Victor Hugo, Les Misérables, 1862.

Animal organic matter, mixed with a vegetable substrate, has always been used as manure to fertilize the fields, nourishing the soil and fertilizing the crops. The use of human nutrients — with the exception of the last century of Western history — has always been part of this. The application of untreated feces is not without risk (nor without odor), both for the farmer and the consumer(3). Cholera is a good demonstration of this. But if we know today that the disease is due to a bacterium, we also know that it never survives more than one month outside a human host. Nothing that can’t be overcome by composting.

Not the composting of sewage sludge, however, as the latter still poses the problem of pollution with heavy metals, toxic substances and pharmaceutical residues. The key is the  » bio-controlled dry toilet  » that puts an end to the aberration of dejecta in drinking water. Any farmer can demonstrate how good manure consists of his animals’ excrement (feces and urine mixed together) in a dry plant litter, with a ratio of one to three. Humans are just like any other animal: dry toilets do not use a flush but a carbon-rich plant litter — sawdust, hay, dead leaves, etc. — to cover any deposits and absorb liquids. The collected material can then be composted.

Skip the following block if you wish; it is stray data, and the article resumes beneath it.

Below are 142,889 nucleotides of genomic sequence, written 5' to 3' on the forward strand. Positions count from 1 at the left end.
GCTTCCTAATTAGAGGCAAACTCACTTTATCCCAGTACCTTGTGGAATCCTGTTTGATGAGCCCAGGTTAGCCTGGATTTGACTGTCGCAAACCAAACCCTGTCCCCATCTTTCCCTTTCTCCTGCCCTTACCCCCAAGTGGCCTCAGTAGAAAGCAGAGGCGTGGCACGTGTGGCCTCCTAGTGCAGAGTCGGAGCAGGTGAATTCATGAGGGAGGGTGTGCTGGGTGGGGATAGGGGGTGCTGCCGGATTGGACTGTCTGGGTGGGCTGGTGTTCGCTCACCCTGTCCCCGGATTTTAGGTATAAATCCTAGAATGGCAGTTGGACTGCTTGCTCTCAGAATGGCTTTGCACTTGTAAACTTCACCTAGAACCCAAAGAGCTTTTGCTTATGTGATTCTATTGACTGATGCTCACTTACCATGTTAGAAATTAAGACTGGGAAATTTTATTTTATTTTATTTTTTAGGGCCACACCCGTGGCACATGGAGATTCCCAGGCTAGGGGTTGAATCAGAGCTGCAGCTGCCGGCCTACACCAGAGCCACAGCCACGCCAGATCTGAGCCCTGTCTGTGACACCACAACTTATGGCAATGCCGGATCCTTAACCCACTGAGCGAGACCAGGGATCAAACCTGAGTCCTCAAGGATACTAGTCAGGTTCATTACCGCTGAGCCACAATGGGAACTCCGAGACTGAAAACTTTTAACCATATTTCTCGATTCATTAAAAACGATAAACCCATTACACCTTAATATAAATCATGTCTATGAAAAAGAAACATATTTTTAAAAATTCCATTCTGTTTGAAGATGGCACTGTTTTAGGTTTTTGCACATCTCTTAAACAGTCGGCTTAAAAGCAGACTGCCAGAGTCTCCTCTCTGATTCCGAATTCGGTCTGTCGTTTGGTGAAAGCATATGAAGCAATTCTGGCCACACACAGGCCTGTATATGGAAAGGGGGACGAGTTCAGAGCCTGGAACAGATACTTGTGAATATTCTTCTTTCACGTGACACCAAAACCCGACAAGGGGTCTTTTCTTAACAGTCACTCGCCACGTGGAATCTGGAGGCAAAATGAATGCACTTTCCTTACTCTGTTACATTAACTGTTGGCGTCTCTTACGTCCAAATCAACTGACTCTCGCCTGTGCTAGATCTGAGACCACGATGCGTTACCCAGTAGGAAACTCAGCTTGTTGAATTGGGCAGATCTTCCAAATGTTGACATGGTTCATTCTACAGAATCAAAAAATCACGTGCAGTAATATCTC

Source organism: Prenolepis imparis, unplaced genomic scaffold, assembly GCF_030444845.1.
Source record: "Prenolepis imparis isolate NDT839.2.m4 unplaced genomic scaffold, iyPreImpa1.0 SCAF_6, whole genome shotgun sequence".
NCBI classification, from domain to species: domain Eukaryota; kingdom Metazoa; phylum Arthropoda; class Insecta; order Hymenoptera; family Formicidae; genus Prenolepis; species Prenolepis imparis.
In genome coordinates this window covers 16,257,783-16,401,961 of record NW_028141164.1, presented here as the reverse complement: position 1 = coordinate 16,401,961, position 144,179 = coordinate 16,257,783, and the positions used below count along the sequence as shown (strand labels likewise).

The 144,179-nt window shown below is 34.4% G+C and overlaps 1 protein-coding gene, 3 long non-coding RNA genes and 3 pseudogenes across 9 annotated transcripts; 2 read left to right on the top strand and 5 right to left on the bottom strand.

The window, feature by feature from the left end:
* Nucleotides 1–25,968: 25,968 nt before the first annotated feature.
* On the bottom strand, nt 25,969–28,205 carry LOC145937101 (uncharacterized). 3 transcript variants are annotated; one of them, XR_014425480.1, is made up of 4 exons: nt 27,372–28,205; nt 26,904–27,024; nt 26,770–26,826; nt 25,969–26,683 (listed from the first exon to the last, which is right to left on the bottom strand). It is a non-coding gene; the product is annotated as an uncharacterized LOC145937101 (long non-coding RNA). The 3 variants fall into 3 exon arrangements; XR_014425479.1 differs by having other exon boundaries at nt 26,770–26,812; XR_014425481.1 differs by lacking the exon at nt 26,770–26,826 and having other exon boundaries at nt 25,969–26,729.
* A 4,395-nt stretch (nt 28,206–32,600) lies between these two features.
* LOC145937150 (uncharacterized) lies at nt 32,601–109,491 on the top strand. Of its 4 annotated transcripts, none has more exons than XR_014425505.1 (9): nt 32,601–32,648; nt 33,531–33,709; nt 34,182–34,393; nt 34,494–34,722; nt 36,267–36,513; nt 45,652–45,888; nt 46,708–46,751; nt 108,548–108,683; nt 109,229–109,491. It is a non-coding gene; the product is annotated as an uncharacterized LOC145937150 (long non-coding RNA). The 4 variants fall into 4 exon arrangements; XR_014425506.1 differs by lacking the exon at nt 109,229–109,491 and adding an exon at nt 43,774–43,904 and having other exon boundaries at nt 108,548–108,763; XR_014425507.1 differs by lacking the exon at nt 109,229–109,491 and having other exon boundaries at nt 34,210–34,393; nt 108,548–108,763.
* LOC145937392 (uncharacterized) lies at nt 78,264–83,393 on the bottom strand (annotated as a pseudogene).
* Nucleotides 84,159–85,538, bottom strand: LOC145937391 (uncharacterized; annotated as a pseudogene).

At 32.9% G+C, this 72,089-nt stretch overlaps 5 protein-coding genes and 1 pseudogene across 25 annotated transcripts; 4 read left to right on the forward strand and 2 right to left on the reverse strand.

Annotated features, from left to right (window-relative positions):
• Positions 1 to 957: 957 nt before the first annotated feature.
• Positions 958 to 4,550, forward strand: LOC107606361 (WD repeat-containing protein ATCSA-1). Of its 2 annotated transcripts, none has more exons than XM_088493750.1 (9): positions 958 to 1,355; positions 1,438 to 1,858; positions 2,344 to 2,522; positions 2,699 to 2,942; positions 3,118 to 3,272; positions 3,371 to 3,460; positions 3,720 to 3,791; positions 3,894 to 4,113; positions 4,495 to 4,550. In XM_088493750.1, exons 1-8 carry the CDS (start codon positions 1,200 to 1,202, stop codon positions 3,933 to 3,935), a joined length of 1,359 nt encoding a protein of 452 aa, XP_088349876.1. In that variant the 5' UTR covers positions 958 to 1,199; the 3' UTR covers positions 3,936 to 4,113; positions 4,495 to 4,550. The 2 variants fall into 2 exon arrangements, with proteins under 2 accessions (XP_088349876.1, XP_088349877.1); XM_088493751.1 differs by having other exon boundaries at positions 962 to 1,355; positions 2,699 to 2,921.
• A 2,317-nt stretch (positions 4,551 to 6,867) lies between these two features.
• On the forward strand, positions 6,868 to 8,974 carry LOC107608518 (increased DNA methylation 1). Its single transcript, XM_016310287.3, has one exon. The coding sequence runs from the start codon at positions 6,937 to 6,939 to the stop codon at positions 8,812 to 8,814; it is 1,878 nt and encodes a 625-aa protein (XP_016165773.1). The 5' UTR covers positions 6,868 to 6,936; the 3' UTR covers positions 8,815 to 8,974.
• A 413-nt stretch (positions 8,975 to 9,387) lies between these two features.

Anything that comes from a plant or animal would naturally compost in nature and will decompose all the better in a compost. Citrus fruits, meat or fat are just as perishable as feces and toilet paper, cotton tampons or the corpse of the old hamster, although eggshells, bones and branches will take longer to degrade. With sufficient moisture, oxygen trapped in the interstices of the substrate and a good C/N ratio between carbon (litter) and nitrogen (output)(4), most of the organic matter will be transformed into humus in less than a year. In the case of batch composting of large volumes, undertaken for example by communities, the main phases of decomposition can be carried out in a few months.

 » All the human and animal fertilizer the world loses, returned to the land instead of being thrown into the water, would be enough to feed the world. « 
Victor Hugo, Les Misérables, 1862.

The heterogeneity of regulations and the social taboo that the subject represents reflect a generalized coprophobia. In many countries, the composting of biosolids is highly regulated and their use in agriculture largely prohibited. In Europe, only urine that has been separated from faeces at source can be used, and only in conventional agriculture. However, domestic composting of human excrement is not legislated in Belgium, falling under the jurisdiction of the rules of good neighborliness of the civil code (article 544): one cannot prevent his neighbor from enjoying and disposing of his property by spreading nauseating odors. A well-managed compost doesn’t smell any more than an undergrowth in autumn, so those who have a garden are free to compost their  » manure « (5).